6 Most Annoying Myths about Women Entrepreneurs and Business Leaders
Women in business still face prejudices and stereotypes that their male counterparts don’t have to deal with. The good news is that many of these myths are already dying. Changing attitudes and new opportunities are giving female entrepreneurs and business leaders a chance to shine.
As much as times have changed, there are some persistent myths that simply refuse to go away. Here are a few of those that need to be addressed and debunked pronto.
Myth 1: Women are Not Leaders by Nature
This is probably the worst of all claims because it states that leadership is not a part of female nature. Obviously, many great examples out there prove this myth wrong.
Women have numerous undervalued leadership traits that men are not particularly well known for. Some of these traits include:
- Strategic thinking
- Adaptation based on circumstances and current challenges
- Passion and commitment to stick through with a plan
- Effective networking
- Multi-tasking skills
In addition, there are various studies that negate the old-school claims and suggest that women are natural-born leaders .
In one study, it was found out that the most successful professional teams are the ones that have the biggest number of women in them. Another study shows that female CEOs are the ones that accomplish the best results in their companies. The revenue per employee was 18 percent higher for the female CEOs in the study.
Another common myth suggests that even if they are leaders, women tend to engage themselves in relatively small projects. Men, on the other hand, adopt a much riskier approach by going big with startups and entrepreneurial endeavors.
Needless to say, this is a gross oversimplification of business affairs.
The myth attempts to say that women don’t have what it takes to do substantial business. There is no need to quote examples of famous women who have surpassed the million-dollar landmark – you can probably come up with many such examples on your own.
When women stick to a small business, the decision is usually conscious rather than dictated by the circumstances. Keeping a small business allows for a lot of independence, a chance to focus on one’s personal life, or raise a family. A small business can easily be scaled up when the time is right.
This one is such a massive cliché and a myth that a custom essay can be written about it. The myth is so archaic and outdated that talking about it is insulting. Still, many people believe in it because of traditional gender roles.
Women are expected to put family and kids first. Because raising kids is such a time-consuming endeavor, female professionals will obviously have no time for anything else (especially career or business development).
Time management skills make it possible for many women to get the best of both worlds. They are passionate, excellent moms who also find the time to lead business teams to success.
When asked about it, female entrepreneurs report that they’ve managed to improve their work-life balance through strict scheduling. Eliminating distractions, prioritizing tasks, and knowing what’s crucial for strategic development can all lead to excellent results.
Myth 4: Women don’t have the Confidence to do Business
Women are expected to be shy and submissive by traditional society. Proactiveness and leadership are naturally attributed to men. This is another notion that has to change.
A disparity does exist between men and women and it seems to be a common trend throughout the world. Men generally have a higher self-esteem than women, but this disparity is typically circumstance-driven.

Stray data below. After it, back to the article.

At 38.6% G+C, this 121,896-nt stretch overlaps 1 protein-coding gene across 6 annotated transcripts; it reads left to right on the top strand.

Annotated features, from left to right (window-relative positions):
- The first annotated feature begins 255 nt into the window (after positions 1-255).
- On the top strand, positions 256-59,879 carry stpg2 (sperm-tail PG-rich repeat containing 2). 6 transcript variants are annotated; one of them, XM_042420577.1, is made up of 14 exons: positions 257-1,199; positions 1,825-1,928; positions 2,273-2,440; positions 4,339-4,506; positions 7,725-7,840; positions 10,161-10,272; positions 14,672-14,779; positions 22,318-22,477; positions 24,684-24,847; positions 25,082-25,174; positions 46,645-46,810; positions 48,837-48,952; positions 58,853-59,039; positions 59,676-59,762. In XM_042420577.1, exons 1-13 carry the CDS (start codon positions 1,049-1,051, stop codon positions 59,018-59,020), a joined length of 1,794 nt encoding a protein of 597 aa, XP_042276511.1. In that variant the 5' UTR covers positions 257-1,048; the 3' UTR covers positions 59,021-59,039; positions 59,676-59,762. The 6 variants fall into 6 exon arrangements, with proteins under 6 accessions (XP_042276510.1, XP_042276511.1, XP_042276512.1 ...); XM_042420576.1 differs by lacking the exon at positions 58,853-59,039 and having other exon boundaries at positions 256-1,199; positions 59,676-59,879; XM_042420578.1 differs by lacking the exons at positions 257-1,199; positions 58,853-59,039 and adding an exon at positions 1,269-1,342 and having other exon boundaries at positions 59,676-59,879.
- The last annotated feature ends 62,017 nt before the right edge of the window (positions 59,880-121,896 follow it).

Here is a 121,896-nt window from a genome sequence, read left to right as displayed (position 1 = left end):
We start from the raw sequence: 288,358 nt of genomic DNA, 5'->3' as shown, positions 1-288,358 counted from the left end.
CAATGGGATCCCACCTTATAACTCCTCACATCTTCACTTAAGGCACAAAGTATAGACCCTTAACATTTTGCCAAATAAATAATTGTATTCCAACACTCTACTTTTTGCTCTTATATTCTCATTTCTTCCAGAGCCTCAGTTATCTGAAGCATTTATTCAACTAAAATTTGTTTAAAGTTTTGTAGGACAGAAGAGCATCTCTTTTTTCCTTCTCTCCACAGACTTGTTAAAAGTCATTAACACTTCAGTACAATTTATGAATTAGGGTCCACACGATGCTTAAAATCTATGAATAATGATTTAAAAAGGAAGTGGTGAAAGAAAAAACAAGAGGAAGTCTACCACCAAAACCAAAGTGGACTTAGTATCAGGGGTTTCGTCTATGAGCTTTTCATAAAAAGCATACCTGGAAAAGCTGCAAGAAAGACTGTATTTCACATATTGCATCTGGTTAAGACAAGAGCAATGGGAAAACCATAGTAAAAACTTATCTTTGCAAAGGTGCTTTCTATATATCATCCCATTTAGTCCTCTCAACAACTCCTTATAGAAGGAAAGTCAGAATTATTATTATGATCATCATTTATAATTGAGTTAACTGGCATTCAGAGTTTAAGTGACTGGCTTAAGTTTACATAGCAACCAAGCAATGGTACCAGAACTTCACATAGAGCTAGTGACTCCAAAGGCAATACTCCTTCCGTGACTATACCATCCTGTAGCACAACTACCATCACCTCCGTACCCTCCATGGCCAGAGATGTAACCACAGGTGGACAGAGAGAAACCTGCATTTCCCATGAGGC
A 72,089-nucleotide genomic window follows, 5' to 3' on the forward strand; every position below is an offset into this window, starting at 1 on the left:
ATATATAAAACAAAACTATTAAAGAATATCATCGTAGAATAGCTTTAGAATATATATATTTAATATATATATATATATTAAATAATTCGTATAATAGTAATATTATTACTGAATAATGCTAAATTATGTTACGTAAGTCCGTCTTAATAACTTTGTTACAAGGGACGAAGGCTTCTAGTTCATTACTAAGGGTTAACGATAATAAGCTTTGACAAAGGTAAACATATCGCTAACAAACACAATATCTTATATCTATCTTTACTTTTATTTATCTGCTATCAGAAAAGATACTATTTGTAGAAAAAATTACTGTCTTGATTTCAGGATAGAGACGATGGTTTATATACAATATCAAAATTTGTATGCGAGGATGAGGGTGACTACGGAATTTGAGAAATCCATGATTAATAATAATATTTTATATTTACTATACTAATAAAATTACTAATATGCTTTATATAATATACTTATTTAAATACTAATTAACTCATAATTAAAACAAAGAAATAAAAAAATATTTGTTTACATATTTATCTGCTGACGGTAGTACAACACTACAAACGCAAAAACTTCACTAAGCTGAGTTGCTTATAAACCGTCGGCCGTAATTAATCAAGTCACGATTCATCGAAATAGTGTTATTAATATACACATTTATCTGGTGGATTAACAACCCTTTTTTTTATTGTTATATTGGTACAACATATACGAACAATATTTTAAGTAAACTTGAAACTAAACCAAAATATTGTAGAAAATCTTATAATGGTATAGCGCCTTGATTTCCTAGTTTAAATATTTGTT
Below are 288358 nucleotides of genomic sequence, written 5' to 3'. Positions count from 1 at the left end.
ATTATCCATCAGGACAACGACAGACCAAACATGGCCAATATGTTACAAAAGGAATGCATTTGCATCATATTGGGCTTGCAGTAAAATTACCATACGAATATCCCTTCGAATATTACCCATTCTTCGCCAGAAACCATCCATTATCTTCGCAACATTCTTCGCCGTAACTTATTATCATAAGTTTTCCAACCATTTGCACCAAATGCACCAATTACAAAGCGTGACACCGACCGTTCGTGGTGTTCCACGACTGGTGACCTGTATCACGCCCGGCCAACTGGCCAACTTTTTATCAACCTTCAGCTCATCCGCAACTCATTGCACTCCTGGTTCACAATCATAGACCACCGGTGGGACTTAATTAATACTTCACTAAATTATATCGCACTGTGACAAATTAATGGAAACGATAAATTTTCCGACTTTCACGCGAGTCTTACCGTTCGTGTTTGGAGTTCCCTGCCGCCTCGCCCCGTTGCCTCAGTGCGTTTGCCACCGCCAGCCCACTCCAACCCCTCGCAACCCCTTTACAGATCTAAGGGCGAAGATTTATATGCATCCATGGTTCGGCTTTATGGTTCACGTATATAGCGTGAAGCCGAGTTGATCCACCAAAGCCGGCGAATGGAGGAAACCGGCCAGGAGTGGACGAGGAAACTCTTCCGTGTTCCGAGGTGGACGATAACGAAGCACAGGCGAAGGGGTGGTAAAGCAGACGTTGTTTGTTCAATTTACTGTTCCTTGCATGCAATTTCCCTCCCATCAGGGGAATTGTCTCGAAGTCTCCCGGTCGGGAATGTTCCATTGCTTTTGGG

Female entrepreneurs and business leaders share the same ambition and passion that men have. Women do encounter obstacles that men don’t have to deal with and over time, such obstacles may lead to confidence issues.
Thus, the focus shouldn’t be on the confidence of women. It should be on the superficial hindrances that stand in the way of their development. When such hindrances are addressed, women will become capable of unleashing their full leadership potential.
In order to be successful in business, a woman will have to commit 100 percent to her job. There’s simply no way for her to have a personal life and to be a top entrepreneur at the same time.
The myth once again stems from the notion that women are not natural leaders and that they will have to dedicate every single resource in their possession to becoming an entrepreneur.
Having no life out of work may be true in the early stages of entrepreneurship. This phenomenon, however, is equally applicable to men and women. Once the business idea is fully developed, the company can be expected to work smoothly on its own. This is when managers and entrepreneurs will take a breather and focus on other essentials in life.
No explanation is required for this myth – it’s based on the same notion as most of the clichés already mentioned in this article.
It’s a man’s world and a woman will need male attributes to be successful in business.
Every woman has an arsenal of personal and professional skills that can help her run a team or a company smoothly. There is no need to opt for typical male behavior (if such thing really exists) to be perceived as a leader and to get respect.
As already mentioned, women possess various undervalued leadership skills that men are not really good at. It’s true that the leadership styles of men and women are often different. This, however, does not mean that one of the styles is more effective than the other.
Women can adopt an approach towards leadership that seems natural and that puts emphasis on their biggest strengths. There is no need to follow a macho formula on the road to success. Being feminine and a successful leader are not mutually exclusive. In fact, a feminine leader can accomplish a lot that a masculine one simply cannot.